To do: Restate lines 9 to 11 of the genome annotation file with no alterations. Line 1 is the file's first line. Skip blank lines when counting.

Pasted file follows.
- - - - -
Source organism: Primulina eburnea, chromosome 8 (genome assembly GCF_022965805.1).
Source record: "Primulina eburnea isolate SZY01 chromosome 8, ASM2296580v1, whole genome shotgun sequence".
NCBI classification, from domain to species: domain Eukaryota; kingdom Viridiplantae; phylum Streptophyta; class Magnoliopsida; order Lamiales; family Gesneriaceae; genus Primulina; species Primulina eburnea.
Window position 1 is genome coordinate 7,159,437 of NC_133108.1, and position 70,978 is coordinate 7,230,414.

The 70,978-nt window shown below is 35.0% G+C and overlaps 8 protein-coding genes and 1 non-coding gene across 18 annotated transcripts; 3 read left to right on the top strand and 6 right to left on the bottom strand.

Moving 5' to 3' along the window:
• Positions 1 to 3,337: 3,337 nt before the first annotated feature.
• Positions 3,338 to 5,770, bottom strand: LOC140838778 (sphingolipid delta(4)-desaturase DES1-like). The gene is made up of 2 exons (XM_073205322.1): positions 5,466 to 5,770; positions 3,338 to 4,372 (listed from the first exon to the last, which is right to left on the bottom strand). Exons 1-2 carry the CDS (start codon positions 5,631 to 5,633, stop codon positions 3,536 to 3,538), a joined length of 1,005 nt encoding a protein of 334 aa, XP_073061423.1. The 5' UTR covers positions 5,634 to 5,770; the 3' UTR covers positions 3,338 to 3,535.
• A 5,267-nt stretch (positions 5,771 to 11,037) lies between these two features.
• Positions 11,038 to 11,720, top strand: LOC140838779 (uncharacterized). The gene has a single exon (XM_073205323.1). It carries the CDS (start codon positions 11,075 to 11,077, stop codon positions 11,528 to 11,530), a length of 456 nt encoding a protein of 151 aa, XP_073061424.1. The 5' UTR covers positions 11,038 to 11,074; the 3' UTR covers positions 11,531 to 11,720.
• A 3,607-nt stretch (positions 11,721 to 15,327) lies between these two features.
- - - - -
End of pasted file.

• A 5,267-nt stretch (positions 5,771 to 11,037) lies between these two features.
• Positions 11,038 to 11,720, top strand: LOC140838779 (uncharacterized). The gene has a single exon (XM_073205323.1). It carries the CDS (start codon positions 11,075 to 11,077, stop codon positions 11,528 to 11,530), a length of 456 nt encoding a protein of 151 aa, XP_073061424.1. The 5' UTR covers positions 11,038 to 11,074; the 3' UTR covers positions 11,531 to 11,720.
• A 3,607-nt stretch (positions 11,721 to 15,327) lies between these two features.